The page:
Irene Bartlett has had a long, illustrious career as a vocal coach, teacher, and mentor to generations of singers across the globe.

Since beginning her academic career at the Queensland Conservatorium, Griffith University in 1996, Irene has been an ever present, if humble and largely hidden figure, behind the careers of generations of talented singers.

Throughout her nearly three decades of service, she has worked with hundreds of singers including national and international recording artists and performers such as Dami Im, Katie Noonan, Kristin Berardi and Elly Hoyt to name a few.

Most recently she was engaged to work with Austin Butler the star of Baz Lurhmann’s latest biopic “Elvis”.

After word of Irene’s expertise reached the ears of Musical Director, Elliot Wheeler, who has worked with Lurhmann on previous films, she was singled out as a singing voice coach who could help Austin to prepare for one of the most demanding roles a singer could ever undertake — the embodiment of the iconic voice of Elvis Presley.

As Irene explains, she travelled to Village Roadshow Studios on either Friday afternoon or Saturdays, as needed “so that I could maintain my everyday lecture/teaching workload at the Con”.

Irene’s role was as the singing voice coach within the creative team who helped Austin craft the speaking voice, diction, and mannerisms of Elvis to bring the larger-than-life character of ‘The King’ to the screen.

“I was one of a number of specialists working with Austin, under the direction of a fantastic Musical Director, Elliott Wheeler” she said.

“My brief was focused on developing Austin’s singing voice technique – to build his vocal stamina to meet the demands of replicating the changing sound, tone and timbre of Elvis’ voice across the years. From the beginning, vocal health was a priority.”

“It was such a pleasure to work with Elliott who was always present to shape the focus of the singing voice training sessions to meet the needs of the production.”

In a recent interview with Headliner Magazine Elliott Wheeler described it this way. “A lot of what I did with Austin was working with a wonderful vocal coach called Irene Bartlett to give him a lot of vocal and breathing exercises, ways of looking after his voice, as well as learning how to access those different types of voices within his body in a way that was sustainable and wouldn’t injure him if he was having to sing for six to eight hours.”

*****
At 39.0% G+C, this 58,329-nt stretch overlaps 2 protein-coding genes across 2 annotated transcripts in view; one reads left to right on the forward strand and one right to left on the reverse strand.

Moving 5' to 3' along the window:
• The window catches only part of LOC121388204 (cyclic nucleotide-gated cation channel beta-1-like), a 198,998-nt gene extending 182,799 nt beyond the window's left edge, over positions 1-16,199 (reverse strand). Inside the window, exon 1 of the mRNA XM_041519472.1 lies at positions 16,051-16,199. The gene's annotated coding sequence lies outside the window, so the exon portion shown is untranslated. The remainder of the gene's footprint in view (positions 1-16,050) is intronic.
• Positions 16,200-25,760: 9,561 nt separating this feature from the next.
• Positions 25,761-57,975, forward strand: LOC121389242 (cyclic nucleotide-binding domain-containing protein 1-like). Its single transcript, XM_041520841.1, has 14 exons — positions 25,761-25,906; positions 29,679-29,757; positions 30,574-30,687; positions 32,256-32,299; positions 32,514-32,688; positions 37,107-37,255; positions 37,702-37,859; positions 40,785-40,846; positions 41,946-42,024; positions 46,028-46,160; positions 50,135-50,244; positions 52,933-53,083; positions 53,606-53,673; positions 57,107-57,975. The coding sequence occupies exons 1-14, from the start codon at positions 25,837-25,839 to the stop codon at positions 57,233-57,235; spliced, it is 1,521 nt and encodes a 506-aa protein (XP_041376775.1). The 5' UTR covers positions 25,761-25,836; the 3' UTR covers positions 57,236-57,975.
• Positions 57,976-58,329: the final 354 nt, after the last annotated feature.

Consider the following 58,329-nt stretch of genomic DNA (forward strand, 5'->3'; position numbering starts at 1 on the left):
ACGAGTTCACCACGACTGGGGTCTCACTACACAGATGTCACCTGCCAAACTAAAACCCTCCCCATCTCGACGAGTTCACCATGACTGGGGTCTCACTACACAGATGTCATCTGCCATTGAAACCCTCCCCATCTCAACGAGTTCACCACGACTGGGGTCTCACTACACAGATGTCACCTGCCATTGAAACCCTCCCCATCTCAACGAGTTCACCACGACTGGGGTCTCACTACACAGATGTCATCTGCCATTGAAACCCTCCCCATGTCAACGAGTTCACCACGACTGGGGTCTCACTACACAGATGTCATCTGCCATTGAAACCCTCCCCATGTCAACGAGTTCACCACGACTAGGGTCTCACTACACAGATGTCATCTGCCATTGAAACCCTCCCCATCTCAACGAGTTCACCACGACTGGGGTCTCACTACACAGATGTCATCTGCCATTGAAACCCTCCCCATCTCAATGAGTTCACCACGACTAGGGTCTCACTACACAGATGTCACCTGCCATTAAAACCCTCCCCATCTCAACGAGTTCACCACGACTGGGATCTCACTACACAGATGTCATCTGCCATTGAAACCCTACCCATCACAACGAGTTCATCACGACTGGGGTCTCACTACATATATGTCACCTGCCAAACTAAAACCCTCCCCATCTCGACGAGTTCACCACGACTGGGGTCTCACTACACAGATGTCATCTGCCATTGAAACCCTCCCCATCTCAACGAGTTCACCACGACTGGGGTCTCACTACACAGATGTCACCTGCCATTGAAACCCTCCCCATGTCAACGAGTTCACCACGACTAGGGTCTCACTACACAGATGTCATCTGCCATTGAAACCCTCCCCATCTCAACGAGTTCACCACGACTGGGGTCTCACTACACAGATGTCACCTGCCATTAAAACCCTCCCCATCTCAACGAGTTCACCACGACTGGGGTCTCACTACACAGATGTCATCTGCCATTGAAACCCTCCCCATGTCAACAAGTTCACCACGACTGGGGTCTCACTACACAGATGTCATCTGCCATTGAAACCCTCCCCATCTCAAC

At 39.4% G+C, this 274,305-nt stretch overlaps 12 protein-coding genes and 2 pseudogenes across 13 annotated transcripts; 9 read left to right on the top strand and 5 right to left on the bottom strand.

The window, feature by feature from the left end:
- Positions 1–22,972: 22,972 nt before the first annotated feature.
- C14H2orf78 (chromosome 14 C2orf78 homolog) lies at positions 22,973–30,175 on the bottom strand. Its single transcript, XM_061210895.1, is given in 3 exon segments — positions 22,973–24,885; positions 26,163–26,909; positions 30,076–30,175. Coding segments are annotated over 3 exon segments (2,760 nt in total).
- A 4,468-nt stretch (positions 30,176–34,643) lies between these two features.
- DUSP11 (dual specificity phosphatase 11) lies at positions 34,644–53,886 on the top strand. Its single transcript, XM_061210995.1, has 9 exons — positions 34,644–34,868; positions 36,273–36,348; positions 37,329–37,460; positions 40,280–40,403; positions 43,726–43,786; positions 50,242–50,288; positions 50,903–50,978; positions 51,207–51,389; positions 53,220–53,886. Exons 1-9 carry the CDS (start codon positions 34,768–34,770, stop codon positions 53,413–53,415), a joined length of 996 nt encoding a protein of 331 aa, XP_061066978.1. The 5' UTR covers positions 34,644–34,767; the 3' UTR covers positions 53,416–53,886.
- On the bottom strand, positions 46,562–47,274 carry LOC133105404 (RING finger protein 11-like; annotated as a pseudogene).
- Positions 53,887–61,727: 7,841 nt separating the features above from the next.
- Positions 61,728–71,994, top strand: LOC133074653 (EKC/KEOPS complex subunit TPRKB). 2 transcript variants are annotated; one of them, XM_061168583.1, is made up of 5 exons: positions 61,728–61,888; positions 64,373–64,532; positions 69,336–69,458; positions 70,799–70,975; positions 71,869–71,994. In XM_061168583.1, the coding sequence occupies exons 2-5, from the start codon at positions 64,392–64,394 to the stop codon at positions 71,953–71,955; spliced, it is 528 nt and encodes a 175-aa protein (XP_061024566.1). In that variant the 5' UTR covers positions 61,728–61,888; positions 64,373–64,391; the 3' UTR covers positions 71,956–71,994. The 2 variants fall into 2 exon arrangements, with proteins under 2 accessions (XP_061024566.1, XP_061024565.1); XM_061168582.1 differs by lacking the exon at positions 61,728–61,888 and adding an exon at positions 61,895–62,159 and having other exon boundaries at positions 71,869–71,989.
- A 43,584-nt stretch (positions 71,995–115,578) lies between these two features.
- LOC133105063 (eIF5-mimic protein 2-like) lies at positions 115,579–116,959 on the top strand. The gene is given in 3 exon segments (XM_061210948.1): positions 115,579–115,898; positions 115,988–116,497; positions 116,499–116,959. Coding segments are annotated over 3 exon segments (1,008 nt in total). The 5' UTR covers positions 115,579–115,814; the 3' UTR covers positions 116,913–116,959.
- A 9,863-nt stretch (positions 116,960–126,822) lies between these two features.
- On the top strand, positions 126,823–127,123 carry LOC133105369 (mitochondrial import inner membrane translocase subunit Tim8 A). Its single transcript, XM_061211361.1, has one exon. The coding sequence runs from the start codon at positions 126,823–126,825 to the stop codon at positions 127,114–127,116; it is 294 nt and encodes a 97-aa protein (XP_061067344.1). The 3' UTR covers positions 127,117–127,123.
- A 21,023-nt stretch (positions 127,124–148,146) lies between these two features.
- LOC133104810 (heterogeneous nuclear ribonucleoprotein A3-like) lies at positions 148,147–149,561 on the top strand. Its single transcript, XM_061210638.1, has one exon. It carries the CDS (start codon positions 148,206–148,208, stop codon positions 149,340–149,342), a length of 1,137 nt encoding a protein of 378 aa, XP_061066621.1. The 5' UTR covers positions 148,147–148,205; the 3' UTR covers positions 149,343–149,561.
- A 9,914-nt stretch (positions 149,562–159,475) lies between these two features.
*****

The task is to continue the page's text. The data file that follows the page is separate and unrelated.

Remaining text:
Irene’s work with Austin began in late 2019. Then COVID came and threw a spanner in the works for everyone!

“The entire production was shut down for around 10 months, but throughout that time, Austin stayed in Australia and continued to work with the exercises and practice regime that I had given him. This time allowed him to focus on the processes of building his singing voice. The training sessions began again in late 2020 as production was beginning.” she said.

But how does one prepare an actor to sing in the style of one of the most recognisable voices that has ever been recorded?

Irene said the goal was never to create a carbon copy of Elvis’ voice, but to help Austin to sing the songs that generations of people knew and loved using his own unique voice whilst applying all of Elvis’ idiosyncratic vocal elements.

“Austin is a true professional. He was committed, diligent to the work needed, never shieing away from doing everything and anything that was required to get his voice to where he needed it to be. He was honestly so committed to every aspect of the character he was portraying that it was a joy to help him on his journey.”

While her work in the context of the Elvis movie might be seen as the pinnacle of her teaching career, Irene maintains that it is a love of teaching and fostering young artists that is the legacy she is most proud of.

She reflects on her remarkable career at ‘The Con’ as one “filled with memories”. She insists that she is proud of fostering wonderful local artists who may not appear in a block buster Hollywood film but continue to work as professional musicians in venues around the world.

“I am so blessed to be able to do something that I love for a living, to listen to the amazing young voices coming out of The Con — it is a privilege.

Associate Professor Irene Bartlett doing what she loves at the ANATS conference

“I am voice teacher and style coach first and foremost, and I always want to get the best out of the singers I work with to help them reach their goals. In the time I have with them, I want to help my students to build their voices so that they can make an impact in the music industry and beyond. I hope throughout my career that is what I have been able to do.” she said.

“I am proud to be part of the excellent performance training that students get at the Queensland Conservatorium, Griffith University.

What a wonderful job I have to be able to come to work everyday and help the next generation of contemporary music singers to achieve their goals — that is what I am truly passionate about.

If you are interested in studying at the Queensland Conservatorium, one of Australia’s leading performing arts and music schools, you can find further details here.